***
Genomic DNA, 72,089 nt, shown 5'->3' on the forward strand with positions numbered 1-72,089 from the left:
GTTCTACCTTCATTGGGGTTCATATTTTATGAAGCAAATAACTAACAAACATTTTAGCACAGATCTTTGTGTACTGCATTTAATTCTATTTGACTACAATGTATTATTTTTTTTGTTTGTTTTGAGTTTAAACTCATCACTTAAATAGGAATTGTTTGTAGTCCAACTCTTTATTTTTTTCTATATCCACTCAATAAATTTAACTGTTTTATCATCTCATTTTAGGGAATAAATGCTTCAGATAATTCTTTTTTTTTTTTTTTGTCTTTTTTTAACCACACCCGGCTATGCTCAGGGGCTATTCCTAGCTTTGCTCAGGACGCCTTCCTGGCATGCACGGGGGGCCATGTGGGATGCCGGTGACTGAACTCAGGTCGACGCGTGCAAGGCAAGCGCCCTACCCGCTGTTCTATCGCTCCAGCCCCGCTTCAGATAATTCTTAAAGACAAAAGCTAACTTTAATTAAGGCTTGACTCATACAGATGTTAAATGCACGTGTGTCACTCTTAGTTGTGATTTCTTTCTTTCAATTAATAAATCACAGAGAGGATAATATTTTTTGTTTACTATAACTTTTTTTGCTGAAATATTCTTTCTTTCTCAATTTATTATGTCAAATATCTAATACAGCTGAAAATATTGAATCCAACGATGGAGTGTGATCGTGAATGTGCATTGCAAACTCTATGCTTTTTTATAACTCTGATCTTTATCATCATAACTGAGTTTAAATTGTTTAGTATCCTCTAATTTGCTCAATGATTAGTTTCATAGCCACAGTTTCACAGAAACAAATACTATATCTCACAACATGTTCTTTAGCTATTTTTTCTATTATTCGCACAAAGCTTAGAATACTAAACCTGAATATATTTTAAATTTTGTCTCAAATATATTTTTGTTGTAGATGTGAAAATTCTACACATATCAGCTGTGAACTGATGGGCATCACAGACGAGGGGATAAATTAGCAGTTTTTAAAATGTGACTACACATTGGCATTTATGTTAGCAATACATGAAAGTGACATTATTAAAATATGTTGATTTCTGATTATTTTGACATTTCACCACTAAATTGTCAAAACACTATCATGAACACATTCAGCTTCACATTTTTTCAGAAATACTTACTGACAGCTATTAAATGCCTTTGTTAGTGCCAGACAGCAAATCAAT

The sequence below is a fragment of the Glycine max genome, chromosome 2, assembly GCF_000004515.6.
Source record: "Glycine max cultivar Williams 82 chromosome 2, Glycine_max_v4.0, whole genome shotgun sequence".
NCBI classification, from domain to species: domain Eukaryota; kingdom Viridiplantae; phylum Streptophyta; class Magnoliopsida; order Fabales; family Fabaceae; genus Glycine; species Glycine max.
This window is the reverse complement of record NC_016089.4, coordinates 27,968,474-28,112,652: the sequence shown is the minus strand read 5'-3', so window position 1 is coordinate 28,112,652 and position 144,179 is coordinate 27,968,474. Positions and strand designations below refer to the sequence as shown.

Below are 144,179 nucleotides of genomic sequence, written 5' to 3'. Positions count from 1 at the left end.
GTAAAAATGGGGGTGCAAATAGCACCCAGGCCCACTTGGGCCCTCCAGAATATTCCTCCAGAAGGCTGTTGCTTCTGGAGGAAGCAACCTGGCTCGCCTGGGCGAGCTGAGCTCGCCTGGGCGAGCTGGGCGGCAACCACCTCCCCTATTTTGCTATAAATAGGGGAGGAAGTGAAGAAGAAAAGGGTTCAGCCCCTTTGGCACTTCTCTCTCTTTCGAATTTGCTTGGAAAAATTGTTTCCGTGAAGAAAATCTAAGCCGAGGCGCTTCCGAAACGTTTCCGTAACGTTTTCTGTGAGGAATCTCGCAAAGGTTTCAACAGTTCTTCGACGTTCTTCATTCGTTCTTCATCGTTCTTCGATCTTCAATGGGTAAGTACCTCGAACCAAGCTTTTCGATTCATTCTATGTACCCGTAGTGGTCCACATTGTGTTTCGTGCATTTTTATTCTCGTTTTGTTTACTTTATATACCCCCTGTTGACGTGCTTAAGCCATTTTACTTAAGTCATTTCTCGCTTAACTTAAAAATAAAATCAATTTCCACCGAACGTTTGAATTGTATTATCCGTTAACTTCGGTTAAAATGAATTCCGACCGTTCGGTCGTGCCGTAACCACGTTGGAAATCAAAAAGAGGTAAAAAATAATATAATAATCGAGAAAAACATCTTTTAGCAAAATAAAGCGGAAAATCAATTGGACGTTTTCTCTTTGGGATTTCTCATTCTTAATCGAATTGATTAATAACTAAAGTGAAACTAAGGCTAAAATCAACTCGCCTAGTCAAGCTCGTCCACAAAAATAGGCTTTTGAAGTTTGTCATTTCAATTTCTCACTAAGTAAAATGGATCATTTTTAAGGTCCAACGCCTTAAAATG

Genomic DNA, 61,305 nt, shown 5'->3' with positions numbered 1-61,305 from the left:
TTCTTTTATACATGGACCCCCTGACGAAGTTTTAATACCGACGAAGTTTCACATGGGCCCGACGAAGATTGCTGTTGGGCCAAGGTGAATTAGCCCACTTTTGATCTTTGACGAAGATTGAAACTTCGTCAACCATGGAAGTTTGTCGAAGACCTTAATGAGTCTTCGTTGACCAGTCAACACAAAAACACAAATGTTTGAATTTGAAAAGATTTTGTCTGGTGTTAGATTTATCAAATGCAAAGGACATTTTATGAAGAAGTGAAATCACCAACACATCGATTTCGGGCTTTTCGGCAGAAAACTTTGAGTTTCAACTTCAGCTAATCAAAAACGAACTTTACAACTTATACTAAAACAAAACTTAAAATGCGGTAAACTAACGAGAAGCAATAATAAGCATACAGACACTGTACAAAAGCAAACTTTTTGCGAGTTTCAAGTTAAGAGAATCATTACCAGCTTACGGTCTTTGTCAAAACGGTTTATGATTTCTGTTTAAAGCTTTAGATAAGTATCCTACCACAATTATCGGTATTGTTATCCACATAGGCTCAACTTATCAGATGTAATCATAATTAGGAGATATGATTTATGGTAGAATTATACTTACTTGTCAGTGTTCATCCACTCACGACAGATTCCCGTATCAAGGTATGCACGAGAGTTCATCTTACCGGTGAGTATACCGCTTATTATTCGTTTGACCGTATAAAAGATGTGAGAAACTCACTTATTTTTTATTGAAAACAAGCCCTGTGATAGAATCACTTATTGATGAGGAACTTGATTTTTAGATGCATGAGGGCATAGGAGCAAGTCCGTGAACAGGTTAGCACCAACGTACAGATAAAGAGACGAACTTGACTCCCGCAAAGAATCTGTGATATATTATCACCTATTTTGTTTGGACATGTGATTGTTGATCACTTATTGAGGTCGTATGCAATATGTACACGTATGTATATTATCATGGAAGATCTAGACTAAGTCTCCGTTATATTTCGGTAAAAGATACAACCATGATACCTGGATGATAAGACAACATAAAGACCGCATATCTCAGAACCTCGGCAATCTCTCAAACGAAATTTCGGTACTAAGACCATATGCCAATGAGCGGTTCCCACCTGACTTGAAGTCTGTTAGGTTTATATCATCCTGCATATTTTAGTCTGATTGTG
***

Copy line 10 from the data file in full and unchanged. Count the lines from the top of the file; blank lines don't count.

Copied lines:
TTCTTTTATACATGGACCCCCTGACGAAGTTTTAATACCGACGAAGTTTCACATGGGCCCGACGAAGATTGCTGTTGGGCCAAGGTGAATTAGCCCACTTTTGATCTTTGACGAAGATTGAAACTTCGTCAACCATGGAAGTTTGTCGAAGACCTTAATGAGTCTTCGTTGACCAGTCAACACAAAAACACAAATGTTTGAATTTGAAAAGATTTTGTCTGGTGTTAGATTTATCAAATGCAAAGGACATTTTATGAAGAAGTGAAATCACCAACACATCGATTTCGGGCTTTTCGGCAGAAAACTTTGAGTTTCAACTTCAGCTAATCAAAAACGAACTTTACAACTTATACTAAAACAAAACTTAAAATGCGGTAAACTAACGAGAAGCAATAATAAGCATACAGACACTGTACAAAAGCAAACTTTTTGCGAGTTTCAAGTTAAGAGAATCATTACCAGCTTACGGTCTTTGTCAAAACGGTTTATGATTTCTGTTTAAAGCTTTAGATAAGTATCCTACCACAATTATCGGTATTGTTATCCACATAGGCTCAACTTATCAGATGTAATCATAATTAGGAGATATGATTTATGGTAGAATTATACTTACTTGTCAGTGTTCATCCACTCACGACAGATTCCCGTATCAAGGTATGCACGAGAGTTCATCTTACCGGTGAGTATACCGCTTATTATTCGTTTGACCGTATAAAAGATGTGAGAAACTCACTTATTTTTTATTGAAAACAAGCCCTGTGATAGAATCACTTATTGATGAGGAACTTGATTTTTAGATGCATGAGGGCATAGGAGCAAGTCCGTGAACAGGTTAGCACCAACGTACAGATAAAGAGACGAACTTGACTCCCGCAAAGAATCTGTGATATATTATCACCTATTTTGTTTGGACATGTGATTGTTGATCACTTATTGAGGTCGTATGCAATATGTACACGTATGTATATTATCATGGAAGATCTAGACTAAGTCTCCGTTATATTTCGGTAAAAGATACAACCATGATACCTGGATGATAAGACAACATAAAGACCGCATATCTCAGAACCTCGGCAATCTCTCAAACGAAATTTCGGTACTAAGACCATATGCCAATGAGCGGTTCCCACCTGACTTGAAGTCTGTTAGGTTTATATCATCCTGCATATTTTAGTCTGATTGTG